The intentions above come with the obvious condition that I don’t neglect

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Work it.

other aspects of my life to do so.  Socially I’ve been recluse and I intend to improve that now that I have the resources to indeed be social.  And arguably more importantly (since it is a large part of my foundation) I need to be sure my focus on work is proactive and diligent.  As I said my boss is very laid back, but that needs to be an excuse to stay sharp and exceed expectations so that I have to basis to continue to improve said foundation.

There are also more tangible carry-over goals from last year:

1. Japan.  I made the promise last year and while she’s been very gracious about my situation causing that to not happen, I hate not keeping my promises.  Besides, I need to get back over there, it’s been way too long.

2. Canon 6D (or possibly a 1Dx should they come up with the rumored upgrade.)  The camera I have access to now will work great in the meantime, but it’s not full-frame, and it’s not mine.  Two things I need to remedy if I really want to be considered “pro”.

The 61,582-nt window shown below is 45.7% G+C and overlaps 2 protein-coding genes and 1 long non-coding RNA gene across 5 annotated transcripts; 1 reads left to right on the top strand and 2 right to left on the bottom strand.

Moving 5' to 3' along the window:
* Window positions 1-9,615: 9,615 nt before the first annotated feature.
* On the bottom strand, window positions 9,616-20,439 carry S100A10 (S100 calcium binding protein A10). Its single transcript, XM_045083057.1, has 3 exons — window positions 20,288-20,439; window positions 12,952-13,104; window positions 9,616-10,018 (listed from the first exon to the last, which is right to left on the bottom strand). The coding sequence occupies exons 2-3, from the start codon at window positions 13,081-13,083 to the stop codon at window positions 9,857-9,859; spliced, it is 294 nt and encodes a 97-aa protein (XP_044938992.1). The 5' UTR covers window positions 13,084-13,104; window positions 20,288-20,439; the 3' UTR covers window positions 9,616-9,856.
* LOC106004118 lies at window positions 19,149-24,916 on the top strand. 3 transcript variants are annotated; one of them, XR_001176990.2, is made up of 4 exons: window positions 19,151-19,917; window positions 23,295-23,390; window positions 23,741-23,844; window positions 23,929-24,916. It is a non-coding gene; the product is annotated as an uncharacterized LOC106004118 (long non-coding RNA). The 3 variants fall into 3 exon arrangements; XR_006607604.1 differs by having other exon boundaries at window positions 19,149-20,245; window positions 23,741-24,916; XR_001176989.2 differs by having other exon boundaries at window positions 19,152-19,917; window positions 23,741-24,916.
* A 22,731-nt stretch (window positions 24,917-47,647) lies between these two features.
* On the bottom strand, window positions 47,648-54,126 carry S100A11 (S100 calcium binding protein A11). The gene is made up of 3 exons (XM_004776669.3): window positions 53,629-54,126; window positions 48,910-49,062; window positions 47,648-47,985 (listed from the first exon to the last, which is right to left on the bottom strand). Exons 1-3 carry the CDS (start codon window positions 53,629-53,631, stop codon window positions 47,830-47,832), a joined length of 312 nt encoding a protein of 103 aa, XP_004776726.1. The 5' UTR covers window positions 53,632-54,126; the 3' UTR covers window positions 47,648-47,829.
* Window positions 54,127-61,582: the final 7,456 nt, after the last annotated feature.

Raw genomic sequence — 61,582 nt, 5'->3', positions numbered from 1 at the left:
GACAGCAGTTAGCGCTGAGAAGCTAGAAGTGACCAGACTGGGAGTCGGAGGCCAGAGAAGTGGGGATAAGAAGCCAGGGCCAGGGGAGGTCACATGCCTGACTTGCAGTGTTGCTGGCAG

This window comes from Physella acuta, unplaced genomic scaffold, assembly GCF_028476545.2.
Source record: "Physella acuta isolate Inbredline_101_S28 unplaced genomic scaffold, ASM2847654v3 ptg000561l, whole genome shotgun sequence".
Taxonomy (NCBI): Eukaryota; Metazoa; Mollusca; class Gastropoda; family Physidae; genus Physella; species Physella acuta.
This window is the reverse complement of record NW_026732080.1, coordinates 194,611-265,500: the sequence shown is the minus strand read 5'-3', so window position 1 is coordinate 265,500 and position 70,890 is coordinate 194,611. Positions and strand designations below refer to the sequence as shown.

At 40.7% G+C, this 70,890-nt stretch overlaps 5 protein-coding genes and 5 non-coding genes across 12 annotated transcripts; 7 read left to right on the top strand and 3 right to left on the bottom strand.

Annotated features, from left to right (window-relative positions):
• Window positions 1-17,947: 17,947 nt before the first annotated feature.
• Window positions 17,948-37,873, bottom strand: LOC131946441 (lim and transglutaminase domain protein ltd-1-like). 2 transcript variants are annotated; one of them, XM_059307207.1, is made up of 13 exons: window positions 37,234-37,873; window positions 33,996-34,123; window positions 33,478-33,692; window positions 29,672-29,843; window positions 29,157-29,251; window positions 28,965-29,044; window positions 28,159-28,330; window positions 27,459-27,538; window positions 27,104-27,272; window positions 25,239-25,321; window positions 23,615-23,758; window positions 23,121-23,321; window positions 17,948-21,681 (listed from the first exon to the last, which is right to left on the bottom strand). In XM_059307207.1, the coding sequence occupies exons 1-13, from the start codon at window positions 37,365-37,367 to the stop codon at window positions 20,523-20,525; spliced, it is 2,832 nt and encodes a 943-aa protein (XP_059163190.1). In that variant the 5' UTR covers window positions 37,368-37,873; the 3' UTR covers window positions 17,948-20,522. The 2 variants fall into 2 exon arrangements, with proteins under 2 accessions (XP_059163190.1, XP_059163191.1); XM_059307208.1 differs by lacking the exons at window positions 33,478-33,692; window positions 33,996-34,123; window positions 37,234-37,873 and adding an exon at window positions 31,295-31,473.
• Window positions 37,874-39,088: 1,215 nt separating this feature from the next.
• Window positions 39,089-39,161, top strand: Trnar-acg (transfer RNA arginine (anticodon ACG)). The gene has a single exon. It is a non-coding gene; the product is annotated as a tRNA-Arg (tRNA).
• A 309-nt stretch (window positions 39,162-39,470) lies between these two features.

3.  Cruise (this is a strong optional.)  It’s been three years now (I think…) since I was last on a cruise ship.  It’s been too long.  I don’t know what it is about being on these 2015-12-31 17.29.50marvels of engineering out on the open sea, but it’s fantastic and I need to get out there again.

So, obviously, it’s going to be a busy year.  But busy is good when it’s the kinds of things you’re excited to do.  Last year I had a few moments where I lost hope and was very close to rock-bottom again, but thanks to my friends reminding me what was important, a lot of hours spent in my car, and a little bit of help here and there from the universe, this year has a great deal of potential that I’m determined to make sure isn’t wasted.